Poor old Little Joe inherited this misfortune from his father because there was always one thing that you could be sure of in Bonanza and that was that if he met a woman and fell in love the unfortunate actress had only got a one episode contract and was sure to die!

Another of my favourite westerns was the Lone Ranger and there are a couple of things have always intrigued me about Kemo Sabe as well:

Firstly, why was he called the Lone Ranger when he was never alone?  He was accompanied everywhere by his loyal Indian friend Tonto (real name Jay Silverheels).  Perhaps native Americans didn’t count in the 1950’s?

Secondly, the most baffling thing about the Lone Ranger was that he wasn’t the sort of guy you would miss easily in a crowd.  He wore a powder blue skintight costume  and a broad brimmed white Stetson, wore a black mask to conceal his face, had a deep baritone voice and rode in a black buckled saddle on a magnificent white stallion called Silver. Tonto’s horse was called Scout by-the-way.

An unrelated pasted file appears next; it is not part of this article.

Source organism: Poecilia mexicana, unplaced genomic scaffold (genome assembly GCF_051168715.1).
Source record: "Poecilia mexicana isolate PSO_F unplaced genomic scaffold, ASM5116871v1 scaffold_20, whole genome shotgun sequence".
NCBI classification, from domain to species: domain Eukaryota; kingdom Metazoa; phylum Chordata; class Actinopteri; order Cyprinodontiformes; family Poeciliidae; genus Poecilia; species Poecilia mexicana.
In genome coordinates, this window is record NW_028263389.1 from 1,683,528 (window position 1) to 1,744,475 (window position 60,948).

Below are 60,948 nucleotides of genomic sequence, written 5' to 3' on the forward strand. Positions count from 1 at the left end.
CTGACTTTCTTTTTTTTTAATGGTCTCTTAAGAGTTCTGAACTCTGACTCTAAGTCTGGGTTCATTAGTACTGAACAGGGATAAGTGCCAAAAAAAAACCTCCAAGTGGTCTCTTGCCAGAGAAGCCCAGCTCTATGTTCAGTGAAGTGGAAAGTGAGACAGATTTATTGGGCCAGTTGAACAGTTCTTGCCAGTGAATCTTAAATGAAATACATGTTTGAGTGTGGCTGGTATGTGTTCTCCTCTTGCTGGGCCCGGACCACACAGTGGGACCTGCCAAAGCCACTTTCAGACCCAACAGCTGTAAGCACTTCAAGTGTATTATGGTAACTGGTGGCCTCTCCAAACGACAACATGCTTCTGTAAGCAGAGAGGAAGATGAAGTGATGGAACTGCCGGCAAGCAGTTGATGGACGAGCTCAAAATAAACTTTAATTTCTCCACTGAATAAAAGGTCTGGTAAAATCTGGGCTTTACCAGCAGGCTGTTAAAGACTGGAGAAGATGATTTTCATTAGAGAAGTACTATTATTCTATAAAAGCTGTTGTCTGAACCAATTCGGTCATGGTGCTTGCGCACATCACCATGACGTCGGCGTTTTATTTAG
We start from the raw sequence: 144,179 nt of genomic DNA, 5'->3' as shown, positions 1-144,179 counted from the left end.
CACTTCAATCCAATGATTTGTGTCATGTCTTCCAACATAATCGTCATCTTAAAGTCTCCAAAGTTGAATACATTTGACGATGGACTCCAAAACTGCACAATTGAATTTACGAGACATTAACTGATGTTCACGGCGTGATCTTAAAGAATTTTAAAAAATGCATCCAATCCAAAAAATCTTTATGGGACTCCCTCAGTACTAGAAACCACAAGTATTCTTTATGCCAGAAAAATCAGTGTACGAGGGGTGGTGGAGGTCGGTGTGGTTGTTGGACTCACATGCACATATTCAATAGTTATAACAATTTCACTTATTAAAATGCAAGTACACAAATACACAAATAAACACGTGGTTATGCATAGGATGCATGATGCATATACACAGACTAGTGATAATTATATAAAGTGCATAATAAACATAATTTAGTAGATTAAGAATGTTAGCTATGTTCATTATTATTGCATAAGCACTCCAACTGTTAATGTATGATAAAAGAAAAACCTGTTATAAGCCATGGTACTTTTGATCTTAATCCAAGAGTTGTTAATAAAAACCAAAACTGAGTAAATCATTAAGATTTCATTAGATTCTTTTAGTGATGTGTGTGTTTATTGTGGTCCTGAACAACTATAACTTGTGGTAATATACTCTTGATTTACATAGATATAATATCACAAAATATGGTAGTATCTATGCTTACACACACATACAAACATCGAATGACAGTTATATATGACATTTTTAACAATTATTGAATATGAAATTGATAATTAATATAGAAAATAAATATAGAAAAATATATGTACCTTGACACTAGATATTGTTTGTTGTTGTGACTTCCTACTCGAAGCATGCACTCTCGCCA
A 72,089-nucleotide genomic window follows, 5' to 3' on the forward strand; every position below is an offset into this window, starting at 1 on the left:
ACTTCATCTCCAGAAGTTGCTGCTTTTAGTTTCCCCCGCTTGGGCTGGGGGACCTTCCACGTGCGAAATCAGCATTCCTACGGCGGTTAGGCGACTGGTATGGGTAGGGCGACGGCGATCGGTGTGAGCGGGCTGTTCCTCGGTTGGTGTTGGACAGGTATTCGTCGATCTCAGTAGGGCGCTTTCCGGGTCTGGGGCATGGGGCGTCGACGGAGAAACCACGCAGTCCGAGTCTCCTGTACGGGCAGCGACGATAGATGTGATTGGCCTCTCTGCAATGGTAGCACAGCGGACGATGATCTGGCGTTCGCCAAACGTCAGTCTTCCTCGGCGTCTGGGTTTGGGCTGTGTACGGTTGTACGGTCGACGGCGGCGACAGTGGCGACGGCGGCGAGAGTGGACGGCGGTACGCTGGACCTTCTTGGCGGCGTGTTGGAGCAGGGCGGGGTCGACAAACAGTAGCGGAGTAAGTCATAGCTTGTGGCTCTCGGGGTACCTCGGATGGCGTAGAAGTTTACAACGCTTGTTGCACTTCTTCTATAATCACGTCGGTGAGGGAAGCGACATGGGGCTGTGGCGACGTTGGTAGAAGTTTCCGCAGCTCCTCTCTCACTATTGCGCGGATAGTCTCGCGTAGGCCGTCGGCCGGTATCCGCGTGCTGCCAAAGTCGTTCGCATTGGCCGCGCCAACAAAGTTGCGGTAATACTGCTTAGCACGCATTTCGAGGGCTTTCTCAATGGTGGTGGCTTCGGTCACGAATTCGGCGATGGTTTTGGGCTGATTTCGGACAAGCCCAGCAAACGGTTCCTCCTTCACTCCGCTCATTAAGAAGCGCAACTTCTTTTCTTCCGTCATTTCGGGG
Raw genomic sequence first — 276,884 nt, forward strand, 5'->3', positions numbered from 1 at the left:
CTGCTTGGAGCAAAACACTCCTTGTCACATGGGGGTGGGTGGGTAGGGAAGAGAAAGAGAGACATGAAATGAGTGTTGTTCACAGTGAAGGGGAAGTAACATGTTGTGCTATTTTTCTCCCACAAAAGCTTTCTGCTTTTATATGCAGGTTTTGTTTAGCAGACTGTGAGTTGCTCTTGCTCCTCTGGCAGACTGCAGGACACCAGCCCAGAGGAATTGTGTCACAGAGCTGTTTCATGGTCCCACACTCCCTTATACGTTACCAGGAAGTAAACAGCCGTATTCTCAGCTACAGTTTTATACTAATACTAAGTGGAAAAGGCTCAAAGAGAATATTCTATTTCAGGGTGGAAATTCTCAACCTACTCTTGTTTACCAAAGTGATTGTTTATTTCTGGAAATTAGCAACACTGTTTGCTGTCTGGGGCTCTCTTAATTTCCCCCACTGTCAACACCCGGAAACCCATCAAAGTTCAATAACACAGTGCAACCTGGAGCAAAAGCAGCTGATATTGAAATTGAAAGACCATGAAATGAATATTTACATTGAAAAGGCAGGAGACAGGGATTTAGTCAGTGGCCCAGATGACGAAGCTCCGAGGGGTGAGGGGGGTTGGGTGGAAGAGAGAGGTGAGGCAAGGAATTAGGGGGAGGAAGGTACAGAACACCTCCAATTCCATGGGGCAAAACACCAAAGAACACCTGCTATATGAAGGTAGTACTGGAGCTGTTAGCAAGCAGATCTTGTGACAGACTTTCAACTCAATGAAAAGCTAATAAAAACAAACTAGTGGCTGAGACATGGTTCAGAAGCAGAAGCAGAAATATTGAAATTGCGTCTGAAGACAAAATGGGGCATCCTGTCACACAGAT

It was surprising therefore that no one could ever recognise him!  Now I’d have thought that word would have got out about someone as characteristic as that.  Interestingly the only thing that gave him away usually came at the end of the show and when asked who he was by a cerebrally challenged lawman he would pass the inquirer a silver bullet and then the penny would finally drop.  “That was the Lone Ranger,” they would announce as the masked stranger and Tonto galloped off at an impossibly high-speed to the sound of Rossini’s William Tell overture.

Other favourite TV westerns of mine ( mostly from the Scrap Book, but not all) were:

Alias Smith & Jones

Bronco Lane

Cheyenne

  

Gunslinger

Gunsmoke

Have Gun will Travel

High Chaparral

Laramie

Lawman

Maverick

Overland Trail

Range Rider

Rawhide

  

Sugarfoot

The Dakotas

  

The Virginian

Wagon Train

  Robert Fuller Wagon Train  John McIntire

Wells Fargo

Has anyone got a favourite TV Western?

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25 responses to “TV Westerns